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August 2012 Movie Reviews

By on July 26, 2012

Movie and DVD/Blu-ray reviews for you and your family

By Jane Louise Boursaw

The dog days of August bring movies about wimpy kids, unexpected kids, singing kids, and kids who talk to ghosts. Here’s a sneak peek at what’s new in theaters and on DVD and blu-ray this month.


PG for some rude humor. In theaters 8/03. Ok for kids 8+.

Reel Preview: 4 out of 5 Reels.

Wimpy kid Greg Heffley – who really isn’t so wimpy – is back, and this time he’s trying to figure out what to do on his summer vacation. First, he hatches a plan to pretend he has a job at a ritzy country club. And this being a Wimpy Kid movie, there’s plenty of awkward moments and gross-out humor, including an embarrassing mishap at a public pool and a camping trip that goes horribly wrong. I love movies that are based on books – in this case, by Jeff Kinney — because they not only get kids reading, but also give them a sense of how a story translates to the big screen. Reprising their roles from the first two movies are Zachary Gordon (Greg), Steve Zahn and Rachael Harris (Greg’s parents), Devon Bostick (Rodrick) and scene-stealer Robert Capron (Rowley).


PG for mild thematic elements and brief language. In theaters 8/15.
Ok for kids 8+.

Reel Preview: 4 out of 5 Reels.

I’ve been lamenting the fact that Jennifer Garner has been absent from theaters lately, and look, here she is! (In all fairness, she’s been doing the hard work of raising her kids). In this movie, she plays Cindy Green, who along with her husband Jim (Joel Edgerton) has been eagerly waiting to start a family. But the fertility gods are not in their favor, so the Greens bury a box in their backyard containing all their wishes for a child. One dark and stormy night, young Timothy (C.J. Adams) shows up on their doorstep to teach the Greens and their small town of Stanleyville that sometimes the unexpected can bring some of life’s greatest gifts. This sweet, magical story from Walt Disney Studios is directed and written by Peter Hedges (Dan in Real Life) and also stars Ron Livingston, Dianne Wiest and David Morse. Of note is that Frank Zappa’s son, Ahmet, is a writer and producer on this movie, which seems wildly appropriate, when you think about it.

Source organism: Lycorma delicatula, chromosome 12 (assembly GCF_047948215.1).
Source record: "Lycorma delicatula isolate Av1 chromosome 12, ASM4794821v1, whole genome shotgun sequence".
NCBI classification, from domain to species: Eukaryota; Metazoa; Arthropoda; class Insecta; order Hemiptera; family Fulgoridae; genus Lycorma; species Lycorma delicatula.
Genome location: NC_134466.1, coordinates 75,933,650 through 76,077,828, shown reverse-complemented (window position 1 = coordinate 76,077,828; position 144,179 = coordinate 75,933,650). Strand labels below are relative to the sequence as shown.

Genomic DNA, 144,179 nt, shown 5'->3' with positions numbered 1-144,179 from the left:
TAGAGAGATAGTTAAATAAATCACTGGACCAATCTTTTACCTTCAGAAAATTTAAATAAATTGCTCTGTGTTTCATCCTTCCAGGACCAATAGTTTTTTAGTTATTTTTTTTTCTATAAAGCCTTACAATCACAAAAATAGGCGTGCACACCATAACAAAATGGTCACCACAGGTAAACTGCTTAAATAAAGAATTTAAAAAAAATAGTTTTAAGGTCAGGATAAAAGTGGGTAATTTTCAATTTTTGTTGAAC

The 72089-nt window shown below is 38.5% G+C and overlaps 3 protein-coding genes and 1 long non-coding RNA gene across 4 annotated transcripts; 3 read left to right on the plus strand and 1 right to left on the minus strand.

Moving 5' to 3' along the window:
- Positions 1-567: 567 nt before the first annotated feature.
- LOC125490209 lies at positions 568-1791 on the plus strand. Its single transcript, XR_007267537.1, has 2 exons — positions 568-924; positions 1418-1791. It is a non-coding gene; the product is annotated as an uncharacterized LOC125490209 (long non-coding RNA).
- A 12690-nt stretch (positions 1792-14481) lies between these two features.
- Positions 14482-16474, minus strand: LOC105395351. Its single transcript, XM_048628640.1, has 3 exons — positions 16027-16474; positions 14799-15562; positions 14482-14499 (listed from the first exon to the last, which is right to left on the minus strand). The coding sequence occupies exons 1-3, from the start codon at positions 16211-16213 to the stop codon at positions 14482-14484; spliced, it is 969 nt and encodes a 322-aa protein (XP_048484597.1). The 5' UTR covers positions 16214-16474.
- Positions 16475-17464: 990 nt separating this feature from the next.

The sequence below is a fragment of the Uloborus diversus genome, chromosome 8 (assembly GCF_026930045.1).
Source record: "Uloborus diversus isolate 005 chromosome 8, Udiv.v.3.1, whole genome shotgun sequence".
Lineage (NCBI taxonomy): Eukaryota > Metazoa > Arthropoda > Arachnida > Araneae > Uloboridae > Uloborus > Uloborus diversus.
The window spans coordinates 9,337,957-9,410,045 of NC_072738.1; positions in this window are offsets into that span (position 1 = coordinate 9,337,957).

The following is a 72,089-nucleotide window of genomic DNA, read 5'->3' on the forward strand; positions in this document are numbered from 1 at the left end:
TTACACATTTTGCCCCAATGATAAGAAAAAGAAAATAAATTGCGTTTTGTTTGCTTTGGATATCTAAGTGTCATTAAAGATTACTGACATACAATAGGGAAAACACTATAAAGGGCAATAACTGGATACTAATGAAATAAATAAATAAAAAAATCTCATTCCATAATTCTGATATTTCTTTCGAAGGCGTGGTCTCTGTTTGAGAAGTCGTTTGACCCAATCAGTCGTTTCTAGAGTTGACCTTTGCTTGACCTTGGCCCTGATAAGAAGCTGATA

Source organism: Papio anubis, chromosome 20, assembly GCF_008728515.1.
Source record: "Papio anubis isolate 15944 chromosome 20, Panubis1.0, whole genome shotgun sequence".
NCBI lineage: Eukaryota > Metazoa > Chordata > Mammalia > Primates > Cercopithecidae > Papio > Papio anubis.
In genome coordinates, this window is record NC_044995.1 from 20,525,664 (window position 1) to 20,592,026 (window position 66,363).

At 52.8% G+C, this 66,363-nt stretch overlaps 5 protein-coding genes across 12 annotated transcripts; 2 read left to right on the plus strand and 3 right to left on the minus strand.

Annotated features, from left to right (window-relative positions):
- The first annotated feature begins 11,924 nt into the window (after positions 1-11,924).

Not yet rated; likely PG-13. In theaters 8/17. Ok for kids 13+.

Reel Preview: 3 out of 5 Reels.

Sparkle will forever be known as Whitney Houston’s last movie (she was also an executive producer), but it’s a well-done – if somewhat cliché — movie in its own right. Set in the 1960s, Houston plays the mother of three sisters (Jordin Sparks, Carmen Ejogo and Tika Sumpter) who form a girl group and become a huge Motown sensation. But fame presents its own challenges as the close-knit family begins to fall apart. Derek Luke, Mike Epps, and Ceelo Green also star in this film, which features new music from Houston, Sparks and Green. We’ve seen this movie before (Dreamgirls, to name one), but the players give it a different spin.


PG for scary action and images, thematic elements, some rude humor and language. In theaters 8/17. Ok for kids 8+.

Reel Preview: 3.5 out of 5 Reels.